ASALs make up more that 83% of Kenya and are home to approximately 4 million pastoralists who constitute more that 10% of Kenya’s population. ASAL populations experience the lowest development indicators and the highest incidence of poverty in the country. The contain 18 of the 20 poorest constituencies in Kenya. Lack of food severely impacts school attendance rates and increases school drop out rates. In the 2010-2011 droughts, among the 7 counties most affected, the gross secondary school enrolment ratio was 16 per cent for girls and 23 per cent for boys compared to a national level of 49 per cent and 54 per cent respectively. Our idea benefits children in schools ASALs and will improve education outcomes and nutrition indicators. In a country where 26% of children are stunted and 40% suffer from malnutrition, particularly protein energy malnutrition, we will introduce protein rich foods such as cowpeas and serve them through school feeding programs leading to better nutrition.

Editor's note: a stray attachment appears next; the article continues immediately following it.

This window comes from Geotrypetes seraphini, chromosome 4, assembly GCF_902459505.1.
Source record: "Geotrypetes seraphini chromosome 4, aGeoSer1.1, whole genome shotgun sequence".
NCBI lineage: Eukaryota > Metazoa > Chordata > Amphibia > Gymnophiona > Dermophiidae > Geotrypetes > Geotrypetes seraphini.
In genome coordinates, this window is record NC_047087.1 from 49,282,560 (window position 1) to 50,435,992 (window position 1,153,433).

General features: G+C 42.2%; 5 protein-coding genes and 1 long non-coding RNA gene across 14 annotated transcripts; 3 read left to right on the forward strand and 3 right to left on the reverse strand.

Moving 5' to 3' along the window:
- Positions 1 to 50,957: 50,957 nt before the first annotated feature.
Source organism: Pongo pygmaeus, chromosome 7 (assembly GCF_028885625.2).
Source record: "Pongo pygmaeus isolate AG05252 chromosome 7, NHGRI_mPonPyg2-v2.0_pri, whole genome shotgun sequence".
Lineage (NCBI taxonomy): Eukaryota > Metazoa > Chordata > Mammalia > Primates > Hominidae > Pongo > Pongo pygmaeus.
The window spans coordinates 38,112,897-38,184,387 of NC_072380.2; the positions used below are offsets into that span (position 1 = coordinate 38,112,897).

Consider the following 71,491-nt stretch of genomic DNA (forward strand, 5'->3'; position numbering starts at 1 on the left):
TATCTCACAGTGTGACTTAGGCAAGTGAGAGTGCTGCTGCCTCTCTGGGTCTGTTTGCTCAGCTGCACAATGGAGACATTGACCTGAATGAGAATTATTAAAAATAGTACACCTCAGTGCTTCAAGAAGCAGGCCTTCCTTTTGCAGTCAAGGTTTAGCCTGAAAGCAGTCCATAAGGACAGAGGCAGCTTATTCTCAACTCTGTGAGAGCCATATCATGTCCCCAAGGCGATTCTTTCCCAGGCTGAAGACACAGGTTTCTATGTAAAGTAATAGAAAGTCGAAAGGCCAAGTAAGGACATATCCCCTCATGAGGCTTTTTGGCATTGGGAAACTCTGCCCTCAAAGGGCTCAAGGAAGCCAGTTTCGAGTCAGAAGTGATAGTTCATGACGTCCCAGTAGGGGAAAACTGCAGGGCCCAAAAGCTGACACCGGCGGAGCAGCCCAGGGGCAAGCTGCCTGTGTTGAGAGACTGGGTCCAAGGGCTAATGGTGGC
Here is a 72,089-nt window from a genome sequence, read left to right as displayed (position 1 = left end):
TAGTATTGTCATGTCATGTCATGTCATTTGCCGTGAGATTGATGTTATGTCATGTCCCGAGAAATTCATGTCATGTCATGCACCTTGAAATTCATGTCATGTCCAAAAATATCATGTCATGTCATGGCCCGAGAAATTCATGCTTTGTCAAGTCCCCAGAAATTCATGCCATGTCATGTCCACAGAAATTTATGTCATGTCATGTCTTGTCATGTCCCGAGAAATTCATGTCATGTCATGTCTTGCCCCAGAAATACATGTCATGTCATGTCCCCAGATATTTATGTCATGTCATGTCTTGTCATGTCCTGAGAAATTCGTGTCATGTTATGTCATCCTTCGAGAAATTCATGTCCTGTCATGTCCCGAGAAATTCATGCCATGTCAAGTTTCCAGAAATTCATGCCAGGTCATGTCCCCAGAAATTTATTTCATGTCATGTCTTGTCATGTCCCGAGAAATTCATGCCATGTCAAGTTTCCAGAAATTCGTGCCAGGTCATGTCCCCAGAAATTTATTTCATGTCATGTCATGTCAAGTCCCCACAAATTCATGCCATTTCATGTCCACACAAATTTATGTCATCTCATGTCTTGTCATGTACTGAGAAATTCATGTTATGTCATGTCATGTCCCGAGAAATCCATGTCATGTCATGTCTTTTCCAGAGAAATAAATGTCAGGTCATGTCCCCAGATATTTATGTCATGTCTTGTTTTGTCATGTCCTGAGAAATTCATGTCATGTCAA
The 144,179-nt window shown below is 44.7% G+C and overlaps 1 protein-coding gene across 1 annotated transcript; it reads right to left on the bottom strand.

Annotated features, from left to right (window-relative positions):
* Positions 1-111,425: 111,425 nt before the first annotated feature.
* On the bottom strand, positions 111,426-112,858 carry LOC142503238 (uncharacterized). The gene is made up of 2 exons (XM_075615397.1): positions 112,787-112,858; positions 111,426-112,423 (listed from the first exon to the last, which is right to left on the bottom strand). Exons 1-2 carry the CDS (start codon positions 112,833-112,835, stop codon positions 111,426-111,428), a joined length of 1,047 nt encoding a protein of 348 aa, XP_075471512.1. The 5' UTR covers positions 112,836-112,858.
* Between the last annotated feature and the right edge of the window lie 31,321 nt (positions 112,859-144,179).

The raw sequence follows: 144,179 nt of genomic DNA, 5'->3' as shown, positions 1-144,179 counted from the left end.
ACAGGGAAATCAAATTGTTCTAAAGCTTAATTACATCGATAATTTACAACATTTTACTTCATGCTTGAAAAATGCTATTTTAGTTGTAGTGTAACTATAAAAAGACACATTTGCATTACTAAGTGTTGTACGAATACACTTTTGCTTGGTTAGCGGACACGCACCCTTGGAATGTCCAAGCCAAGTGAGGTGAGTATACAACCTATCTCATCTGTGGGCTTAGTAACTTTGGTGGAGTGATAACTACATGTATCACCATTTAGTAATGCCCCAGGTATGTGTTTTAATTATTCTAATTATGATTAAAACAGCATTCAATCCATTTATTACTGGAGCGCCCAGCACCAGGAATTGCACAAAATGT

How is your idea unique?

The government of Kenya in partnership with the World Food Programme (WFP) have supplementary feeding programs in ASALs that have acted as motivation from time to time for children to go to school but dropout rates skyrocket when distribution periods end. The Food for Education model banks on the learners taking part in the solution, owning the activities and having a continuous production cycle through school kitchens that teach preparation of crops grown and provides opportunities for the students to taste the food. Having the learning gardens within the schools exposes them to the wider community and ensures the learners’ daily routine includes care and management of the crops hence ownership . As these foods are drought resistant, they require minimal water consumption and therefore will be cheaper and easier for schools to maintain. With the affected communities tired of the over-reliance on relief food, the willingness to learn and adapt new practices is high.